The Idaho Supreme Court on Friday overruled a 5th Judicial District Court decision that would have paved the way for the fifth and final phase of development in the Crown Ranch subdivision in Sun Valley.
The action does not close the door on Crown Point Development Inc.'s potential development project, however. The high court remanded the issue back to Sun Valley for it to reassess evidence in its earlier decision.
"The city is pleased with the result and pleased the Supreme Court argued that the way the record was augmented, in the manner in which it was done, was improper," said Rand Peebles city attorney for Sun Valley.
Crown Ranch is located on the southern side of the Morning Star Road loop in Elkhorn. Phase 5 of the Crown Ranch plan—which has been under review and in the courts for several years—proposes to build residences on a vacant piece of land in the upper reaches of the neighborhood.
The high court stated that the city's findings of fact, the official determination of the council supported by the evidence in the record, were incomplete.
"The 'findings of fact' do not determine any facts; they are only recitations of evidence which could be used to support a finding ... Thus we remand this matter back to the city so that it can make proper factual findings," the decision states.
In short, no new evidence will need to be provided by the city, but it will have to add a justification for its decision to deny the preliminary plat application and the design review application for Phase 5 of the Crown Ranch subdivision based on evidence already on record.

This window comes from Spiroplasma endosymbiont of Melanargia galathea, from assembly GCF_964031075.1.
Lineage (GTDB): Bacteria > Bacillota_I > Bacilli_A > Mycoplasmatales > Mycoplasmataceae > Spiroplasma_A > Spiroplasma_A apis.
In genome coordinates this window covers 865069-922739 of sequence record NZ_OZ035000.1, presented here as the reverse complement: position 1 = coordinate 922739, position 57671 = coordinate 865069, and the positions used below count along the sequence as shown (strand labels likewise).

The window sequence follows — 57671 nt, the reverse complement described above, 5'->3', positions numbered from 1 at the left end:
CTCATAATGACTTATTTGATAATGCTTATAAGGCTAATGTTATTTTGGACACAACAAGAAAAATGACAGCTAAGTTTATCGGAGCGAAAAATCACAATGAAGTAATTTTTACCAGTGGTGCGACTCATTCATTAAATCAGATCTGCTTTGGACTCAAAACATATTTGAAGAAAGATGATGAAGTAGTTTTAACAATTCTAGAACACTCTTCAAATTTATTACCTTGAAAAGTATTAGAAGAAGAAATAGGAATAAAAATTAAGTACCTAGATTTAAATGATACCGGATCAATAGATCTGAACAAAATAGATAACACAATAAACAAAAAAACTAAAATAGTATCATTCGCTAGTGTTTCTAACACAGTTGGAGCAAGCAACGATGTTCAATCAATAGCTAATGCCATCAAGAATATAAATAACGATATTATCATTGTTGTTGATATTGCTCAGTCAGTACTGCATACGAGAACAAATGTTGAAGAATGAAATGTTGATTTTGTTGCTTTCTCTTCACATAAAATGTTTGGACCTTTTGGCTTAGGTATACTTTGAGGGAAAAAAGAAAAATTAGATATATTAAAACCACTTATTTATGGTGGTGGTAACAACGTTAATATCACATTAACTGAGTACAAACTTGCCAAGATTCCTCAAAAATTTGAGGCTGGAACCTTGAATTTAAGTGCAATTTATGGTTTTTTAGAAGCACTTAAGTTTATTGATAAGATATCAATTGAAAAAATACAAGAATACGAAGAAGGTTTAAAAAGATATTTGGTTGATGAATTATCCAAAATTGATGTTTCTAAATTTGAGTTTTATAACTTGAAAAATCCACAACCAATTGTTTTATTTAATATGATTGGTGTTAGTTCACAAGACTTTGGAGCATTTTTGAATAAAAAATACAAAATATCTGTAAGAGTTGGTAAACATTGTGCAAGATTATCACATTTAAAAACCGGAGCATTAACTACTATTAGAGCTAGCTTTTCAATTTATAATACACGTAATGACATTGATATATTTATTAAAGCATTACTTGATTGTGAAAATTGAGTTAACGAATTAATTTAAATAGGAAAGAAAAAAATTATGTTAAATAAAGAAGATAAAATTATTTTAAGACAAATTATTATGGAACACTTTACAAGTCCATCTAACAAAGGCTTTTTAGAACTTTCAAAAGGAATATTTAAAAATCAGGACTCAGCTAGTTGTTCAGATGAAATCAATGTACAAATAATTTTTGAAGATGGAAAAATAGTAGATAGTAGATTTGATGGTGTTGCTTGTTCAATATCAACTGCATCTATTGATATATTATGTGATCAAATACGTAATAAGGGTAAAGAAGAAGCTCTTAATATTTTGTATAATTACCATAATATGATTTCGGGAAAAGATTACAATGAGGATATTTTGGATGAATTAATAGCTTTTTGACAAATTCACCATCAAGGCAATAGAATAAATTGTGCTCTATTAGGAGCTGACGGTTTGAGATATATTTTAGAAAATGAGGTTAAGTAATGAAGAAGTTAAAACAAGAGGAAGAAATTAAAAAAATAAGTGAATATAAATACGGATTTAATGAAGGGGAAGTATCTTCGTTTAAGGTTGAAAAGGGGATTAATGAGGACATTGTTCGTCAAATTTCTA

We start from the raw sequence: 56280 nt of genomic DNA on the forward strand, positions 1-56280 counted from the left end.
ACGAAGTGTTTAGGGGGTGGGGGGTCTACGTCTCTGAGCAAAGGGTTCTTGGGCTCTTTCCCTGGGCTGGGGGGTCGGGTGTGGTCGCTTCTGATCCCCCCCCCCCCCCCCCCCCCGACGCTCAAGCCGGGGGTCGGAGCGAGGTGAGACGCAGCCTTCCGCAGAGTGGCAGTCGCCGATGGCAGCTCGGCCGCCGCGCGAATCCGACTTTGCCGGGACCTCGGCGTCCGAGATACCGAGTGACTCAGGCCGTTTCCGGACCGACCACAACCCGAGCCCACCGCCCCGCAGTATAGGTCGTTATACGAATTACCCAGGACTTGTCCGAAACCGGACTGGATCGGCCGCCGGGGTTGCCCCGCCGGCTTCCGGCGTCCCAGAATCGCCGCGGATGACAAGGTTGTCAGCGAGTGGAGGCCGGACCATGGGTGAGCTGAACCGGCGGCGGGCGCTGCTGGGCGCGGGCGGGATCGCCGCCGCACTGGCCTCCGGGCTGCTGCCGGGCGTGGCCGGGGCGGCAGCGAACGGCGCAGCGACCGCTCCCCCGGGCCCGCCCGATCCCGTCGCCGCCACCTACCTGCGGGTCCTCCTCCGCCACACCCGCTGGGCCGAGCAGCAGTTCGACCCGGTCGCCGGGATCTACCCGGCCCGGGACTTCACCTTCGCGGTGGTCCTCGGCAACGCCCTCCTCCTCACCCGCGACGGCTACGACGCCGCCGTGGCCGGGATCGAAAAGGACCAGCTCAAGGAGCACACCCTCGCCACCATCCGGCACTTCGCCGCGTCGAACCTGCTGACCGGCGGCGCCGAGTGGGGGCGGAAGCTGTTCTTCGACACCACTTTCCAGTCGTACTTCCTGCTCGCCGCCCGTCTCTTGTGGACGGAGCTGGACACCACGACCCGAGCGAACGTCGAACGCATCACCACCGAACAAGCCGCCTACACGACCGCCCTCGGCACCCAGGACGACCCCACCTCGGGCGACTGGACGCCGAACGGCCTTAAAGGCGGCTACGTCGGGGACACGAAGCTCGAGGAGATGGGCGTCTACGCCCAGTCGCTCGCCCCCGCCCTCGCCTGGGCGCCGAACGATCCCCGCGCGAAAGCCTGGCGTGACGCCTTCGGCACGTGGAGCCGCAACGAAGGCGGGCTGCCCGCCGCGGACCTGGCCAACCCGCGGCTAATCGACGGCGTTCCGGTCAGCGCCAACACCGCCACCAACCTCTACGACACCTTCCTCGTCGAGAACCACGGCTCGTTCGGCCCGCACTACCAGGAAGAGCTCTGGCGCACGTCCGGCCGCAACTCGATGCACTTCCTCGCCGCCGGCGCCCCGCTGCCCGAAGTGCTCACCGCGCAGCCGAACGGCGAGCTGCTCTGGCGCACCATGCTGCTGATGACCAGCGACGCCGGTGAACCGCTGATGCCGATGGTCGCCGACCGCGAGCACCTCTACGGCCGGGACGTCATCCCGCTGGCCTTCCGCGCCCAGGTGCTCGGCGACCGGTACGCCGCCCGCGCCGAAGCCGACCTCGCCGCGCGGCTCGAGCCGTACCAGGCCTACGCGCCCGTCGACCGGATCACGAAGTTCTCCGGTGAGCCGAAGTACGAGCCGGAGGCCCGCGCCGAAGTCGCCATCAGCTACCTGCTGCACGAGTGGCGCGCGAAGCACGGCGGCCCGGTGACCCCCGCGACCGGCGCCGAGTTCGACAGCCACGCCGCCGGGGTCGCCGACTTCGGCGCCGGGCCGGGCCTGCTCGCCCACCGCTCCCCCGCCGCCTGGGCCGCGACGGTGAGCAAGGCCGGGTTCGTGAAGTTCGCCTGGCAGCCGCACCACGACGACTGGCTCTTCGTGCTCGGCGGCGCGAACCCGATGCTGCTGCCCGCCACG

The city will hold a hearing to formally adopt the new findings of fact, at which point, and here's the rub, Crown Point Development could start the process anew. The case has the potential to be heard by the 5th Judicial District Court in Hailey again and subsequently by the Idaho Supreme Court on appeal.
The Supreme Court decision to overrule the district court decision hinged on the improper order by the district court for the city to augment, or change, the record by including documents related to the city's prior approval of Phases 1 through 4 of the Crown Ranch subdivision.
Peebles clarified that in this particular case, "the district court was to act solely in an appellate role," and the district court acted outside of its discretion when it became the finder and analyzer of new information.
The district court was suppose to review the record that was before City Council when it rendered its decision and documents relating to Phases 1 through 4 were not considered by the council during that time.
The Supreme Court decision reads, "the city only considered information relating to Phase 1-4 to the degree such information was presented to the city in Phase 5 proceedings."
Now that the Supreme Court has made its ruling, the city will be receiving a remittitur, or formal transmittal of a case back to the city, said Peebles. The city will then begin to more clearly state their findings of fact on their decision to deny Crown Point Development the necessary applications for Phase 5 of Crown Ranch, although the case could find its way back into the courtroom.
Attorneys from Boise-based law firm Greener Banducci Shoemaker, the representatives for Crown Point Development, were unavailable for comment.